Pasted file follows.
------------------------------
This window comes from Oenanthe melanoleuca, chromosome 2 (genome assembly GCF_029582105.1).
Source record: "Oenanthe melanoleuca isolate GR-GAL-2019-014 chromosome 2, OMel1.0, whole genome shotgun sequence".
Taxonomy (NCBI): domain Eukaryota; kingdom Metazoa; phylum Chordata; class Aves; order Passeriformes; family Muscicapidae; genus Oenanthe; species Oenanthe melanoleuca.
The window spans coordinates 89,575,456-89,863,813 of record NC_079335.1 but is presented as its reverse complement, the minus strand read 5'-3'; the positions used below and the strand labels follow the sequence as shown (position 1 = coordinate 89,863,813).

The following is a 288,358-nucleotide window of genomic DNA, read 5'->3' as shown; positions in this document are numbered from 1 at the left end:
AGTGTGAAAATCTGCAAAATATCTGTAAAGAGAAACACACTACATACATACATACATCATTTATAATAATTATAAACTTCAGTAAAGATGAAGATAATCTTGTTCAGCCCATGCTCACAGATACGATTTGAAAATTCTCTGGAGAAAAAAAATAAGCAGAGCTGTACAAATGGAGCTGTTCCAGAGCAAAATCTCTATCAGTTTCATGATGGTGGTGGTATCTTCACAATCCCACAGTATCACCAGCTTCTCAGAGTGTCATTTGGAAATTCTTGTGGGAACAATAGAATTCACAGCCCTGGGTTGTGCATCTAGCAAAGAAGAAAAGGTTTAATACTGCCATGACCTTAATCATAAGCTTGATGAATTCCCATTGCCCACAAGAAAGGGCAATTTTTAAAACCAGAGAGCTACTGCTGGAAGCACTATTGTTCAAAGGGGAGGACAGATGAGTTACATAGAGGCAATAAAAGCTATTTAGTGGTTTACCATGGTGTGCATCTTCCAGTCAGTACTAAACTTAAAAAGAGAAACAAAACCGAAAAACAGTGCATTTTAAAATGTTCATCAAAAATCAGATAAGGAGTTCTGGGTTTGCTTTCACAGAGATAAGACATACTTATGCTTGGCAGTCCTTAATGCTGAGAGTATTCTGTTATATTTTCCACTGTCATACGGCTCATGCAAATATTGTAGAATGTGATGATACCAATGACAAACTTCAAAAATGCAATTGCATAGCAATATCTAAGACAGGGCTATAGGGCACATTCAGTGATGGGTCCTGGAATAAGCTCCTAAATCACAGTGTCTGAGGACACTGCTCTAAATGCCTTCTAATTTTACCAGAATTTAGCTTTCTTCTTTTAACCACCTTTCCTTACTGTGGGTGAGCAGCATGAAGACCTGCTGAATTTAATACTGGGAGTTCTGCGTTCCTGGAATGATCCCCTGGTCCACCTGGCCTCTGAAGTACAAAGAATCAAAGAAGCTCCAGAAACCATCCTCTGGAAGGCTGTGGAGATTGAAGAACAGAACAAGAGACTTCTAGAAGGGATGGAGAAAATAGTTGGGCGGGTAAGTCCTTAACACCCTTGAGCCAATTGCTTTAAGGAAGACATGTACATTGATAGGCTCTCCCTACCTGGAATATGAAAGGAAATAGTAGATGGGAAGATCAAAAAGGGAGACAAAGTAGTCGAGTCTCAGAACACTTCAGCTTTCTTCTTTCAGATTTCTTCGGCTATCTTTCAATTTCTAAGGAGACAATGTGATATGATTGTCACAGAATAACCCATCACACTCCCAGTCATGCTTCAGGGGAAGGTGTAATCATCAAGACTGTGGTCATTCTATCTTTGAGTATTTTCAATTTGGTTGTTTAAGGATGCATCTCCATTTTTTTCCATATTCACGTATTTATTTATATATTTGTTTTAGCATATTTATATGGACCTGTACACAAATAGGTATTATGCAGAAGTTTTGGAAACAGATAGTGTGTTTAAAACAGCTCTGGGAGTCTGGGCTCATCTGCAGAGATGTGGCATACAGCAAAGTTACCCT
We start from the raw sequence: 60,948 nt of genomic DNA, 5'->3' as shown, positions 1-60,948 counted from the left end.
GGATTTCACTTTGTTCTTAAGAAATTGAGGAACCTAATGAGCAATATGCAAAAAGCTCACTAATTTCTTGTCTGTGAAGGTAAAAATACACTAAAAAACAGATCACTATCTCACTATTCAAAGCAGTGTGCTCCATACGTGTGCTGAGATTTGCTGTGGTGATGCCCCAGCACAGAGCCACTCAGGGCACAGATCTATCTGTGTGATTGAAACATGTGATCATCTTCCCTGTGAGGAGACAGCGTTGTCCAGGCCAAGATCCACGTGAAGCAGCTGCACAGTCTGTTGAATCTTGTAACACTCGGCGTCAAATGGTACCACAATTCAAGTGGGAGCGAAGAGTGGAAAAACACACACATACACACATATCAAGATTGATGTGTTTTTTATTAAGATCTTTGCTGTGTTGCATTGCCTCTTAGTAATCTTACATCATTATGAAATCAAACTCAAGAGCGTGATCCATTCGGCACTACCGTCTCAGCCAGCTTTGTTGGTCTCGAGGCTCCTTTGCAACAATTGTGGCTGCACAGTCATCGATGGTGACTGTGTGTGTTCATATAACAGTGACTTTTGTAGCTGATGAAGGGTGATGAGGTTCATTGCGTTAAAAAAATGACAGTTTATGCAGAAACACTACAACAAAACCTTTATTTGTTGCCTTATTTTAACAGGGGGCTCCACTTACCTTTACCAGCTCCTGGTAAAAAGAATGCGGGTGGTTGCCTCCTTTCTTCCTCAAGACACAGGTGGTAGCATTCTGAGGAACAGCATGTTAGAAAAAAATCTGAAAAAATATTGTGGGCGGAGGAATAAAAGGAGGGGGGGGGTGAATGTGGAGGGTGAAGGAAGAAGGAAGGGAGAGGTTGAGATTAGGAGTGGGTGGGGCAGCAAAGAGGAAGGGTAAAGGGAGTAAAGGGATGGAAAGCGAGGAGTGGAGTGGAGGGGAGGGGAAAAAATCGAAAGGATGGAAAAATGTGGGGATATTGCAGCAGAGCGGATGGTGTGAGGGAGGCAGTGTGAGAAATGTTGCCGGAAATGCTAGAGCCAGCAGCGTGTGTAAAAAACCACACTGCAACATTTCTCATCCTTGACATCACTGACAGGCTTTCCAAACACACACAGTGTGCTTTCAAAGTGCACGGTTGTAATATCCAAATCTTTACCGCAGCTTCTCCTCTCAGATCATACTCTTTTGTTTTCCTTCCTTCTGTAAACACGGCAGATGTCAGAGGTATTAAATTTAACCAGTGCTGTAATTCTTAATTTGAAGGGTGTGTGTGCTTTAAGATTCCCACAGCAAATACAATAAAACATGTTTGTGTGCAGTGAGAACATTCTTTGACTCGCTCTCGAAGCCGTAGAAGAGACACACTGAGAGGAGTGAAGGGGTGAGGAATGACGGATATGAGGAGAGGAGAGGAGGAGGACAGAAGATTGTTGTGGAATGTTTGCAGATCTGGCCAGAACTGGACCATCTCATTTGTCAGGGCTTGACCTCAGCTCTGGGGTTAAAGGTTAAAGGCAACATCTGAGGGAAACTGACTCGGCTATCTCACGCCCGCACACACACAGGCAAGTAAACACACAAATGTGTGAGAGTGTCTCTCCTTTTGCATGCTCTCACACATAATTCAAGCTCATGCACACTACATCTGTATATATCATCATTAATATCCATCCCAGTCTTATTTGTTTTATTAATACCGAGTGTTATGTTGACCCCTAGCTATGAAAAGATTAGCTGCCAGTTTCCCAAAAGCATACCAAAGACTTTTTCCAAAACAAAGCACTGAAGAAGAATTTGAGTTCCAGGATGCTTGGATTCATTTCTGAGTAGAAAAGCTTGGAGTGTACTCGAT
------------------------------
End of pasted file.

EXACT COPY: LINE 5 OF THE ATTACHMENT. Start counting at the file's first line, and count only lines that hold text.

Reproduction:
The following is a 288,358-nucleotide window of genomic DNA, read 5'->3' as shown; positions in this document are numbered from 1 at the left end: